Government relocation payments and Section 118
Government payments to induce a company to relocate had to be reported as taxable income, a US appeals court said in late July.
Brokertec moved 720 employees to New Jersey in 2002 after its offices in the World Trade Center were destroyed on September 11, 2001.
New Jersey had adopted an economic incentive program to induce companies to relocate to the state and bring jobs or expand existing facilities in a manner that adds to employment.
Companies had to apply to the state Economic Development Authority. Grants were discretionary. Applicants had to promise to maintain a minimum number of employees at the new location for a certain period of time. There were no restrictions on how money would be used.
The state made payments over time that were a fixed percentage of state income taxes withheld from wages on company employees at the new location.
The percentage varied from 30% to 80% depending on whether the company was in a targeted industry or investing in a location where the state felt a greater need to bring jobs.
The state would not start making payments until a project was completed and the company had begun paying wages. The state income taxes withheld on wages had to exceed the amount of the grant so that the jobs would generate more revenue than they cost.
Two Brokertec subsidiaries that relocated to New Jersey received a total of $170 million in payments over 10 years. The IRS said tax should have been paid on the payments, but did not catch the issue on audit until the last four years of the period the company was receiving payments. During that period, the subsidiaries received a total of $56 million in payments.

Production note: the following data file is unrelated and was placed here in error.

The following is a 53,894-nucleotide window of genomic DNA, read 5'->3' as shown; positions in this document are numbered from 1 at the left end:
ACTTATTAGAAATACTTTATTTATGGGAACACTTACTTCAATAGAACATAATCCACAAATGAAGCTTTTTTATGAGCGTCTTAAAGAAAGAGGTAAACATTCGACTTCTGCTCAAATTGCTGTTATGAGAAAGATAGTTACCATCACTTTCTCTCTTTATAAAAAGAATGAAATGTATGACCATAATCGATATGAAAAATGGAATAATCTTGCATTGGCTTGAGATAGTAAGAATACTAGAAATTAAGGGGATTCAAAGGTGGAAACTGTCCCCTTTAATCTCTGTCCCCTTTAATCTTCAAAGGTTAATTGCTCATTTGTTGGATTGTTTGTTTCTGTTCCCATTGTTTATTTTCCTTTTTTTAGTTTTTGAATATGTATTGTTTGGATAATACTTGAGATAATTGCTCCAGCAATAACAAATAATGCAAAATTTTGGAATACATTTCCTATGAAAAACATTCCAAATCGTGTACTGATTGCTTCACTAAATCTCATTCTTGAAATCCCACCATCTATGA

Section 118 of the US tax code at the time spared corporations from having to report government payments as taxable income that are an inducement to the company to do something without adding to the company’s wealth. An example is where a town pays the cost for a freight railroad whose trains block traffic to put the tracks on an overpass.
A US appeals court said the payments in the case had to be reported as income because they supplement income. They reimbursed the subsidiaries for part of their wages costs, thereby giving them more income.
The court said Brokertec might have avoided tax under section 118 if the state had calculated the payments as a percentage of invested capital.
Congress changed section 118 in late 2017. The section now says that payments by governments and civic groups to corporations must be reported as income unless they are made by the government or civic group in the capacity as a shareholder.
The case is Commissioner v. Brokertec Holdings, Inc.